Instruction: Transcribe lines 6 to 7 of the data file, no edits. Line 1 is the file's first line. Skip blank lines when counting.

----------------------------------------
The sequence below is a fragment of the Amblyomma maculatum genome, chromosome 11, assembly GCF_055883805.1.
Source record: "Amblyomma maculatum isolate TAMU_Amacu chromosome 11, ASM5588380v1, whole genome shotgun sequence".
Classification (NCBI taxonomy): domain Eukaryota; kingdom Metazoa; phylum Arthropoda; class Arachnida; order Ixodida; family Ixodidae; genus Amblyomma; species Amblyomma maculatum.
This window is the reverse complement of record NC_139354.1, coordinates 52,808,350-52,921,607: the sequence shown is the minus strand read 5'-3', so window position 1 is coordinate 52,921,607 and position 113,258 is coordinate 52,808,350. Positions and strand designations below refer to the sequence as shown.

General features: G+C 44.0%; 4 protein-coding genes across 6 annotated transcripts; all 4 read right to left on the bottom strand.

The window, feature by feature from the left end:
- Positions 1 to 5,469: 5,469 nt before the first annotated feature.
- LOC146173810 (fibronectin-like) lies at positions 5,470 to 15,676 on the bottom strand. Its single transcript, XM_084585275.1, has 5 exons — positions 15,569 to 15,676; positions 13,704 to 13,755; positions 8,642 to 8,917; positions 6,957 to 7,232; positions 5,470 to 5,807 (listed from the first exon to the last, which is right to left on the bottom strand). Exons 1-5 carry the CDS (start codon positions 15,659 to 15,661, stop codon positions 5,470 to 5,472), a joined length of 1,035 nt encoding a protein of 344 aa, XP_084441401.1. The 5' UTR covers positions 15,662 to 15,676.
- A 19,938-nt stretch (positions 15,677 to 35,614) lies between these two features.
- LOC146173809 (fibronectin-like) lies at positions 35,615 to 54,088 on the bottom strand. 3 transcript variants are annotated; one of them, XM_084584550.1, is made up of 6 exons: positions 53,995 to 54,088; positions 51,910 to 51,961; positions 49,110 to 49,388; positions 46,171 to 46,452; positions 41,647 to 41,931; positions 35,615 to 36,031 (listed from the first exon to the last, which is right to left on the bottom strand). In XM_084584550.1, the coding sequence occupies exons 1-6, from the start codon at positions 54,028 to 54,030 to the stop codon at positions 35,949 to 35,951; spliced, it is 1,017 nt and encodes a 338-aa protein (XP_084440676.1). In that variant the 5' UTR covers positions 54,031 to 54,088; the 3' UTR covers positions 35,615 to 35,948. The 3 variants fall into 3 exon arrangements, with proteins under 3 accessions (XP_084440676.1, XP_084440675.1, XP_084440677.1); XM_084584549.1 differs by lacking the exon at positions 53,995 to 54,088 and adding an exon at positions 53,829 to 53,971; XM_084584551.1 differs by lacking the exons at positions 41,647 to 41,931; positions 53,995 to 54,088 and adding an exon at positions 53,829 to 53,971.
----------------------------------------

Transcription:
The window, feature by feature from the left end:
- Positions 1 to 5,469: 5,469 nt before the first annotated feature.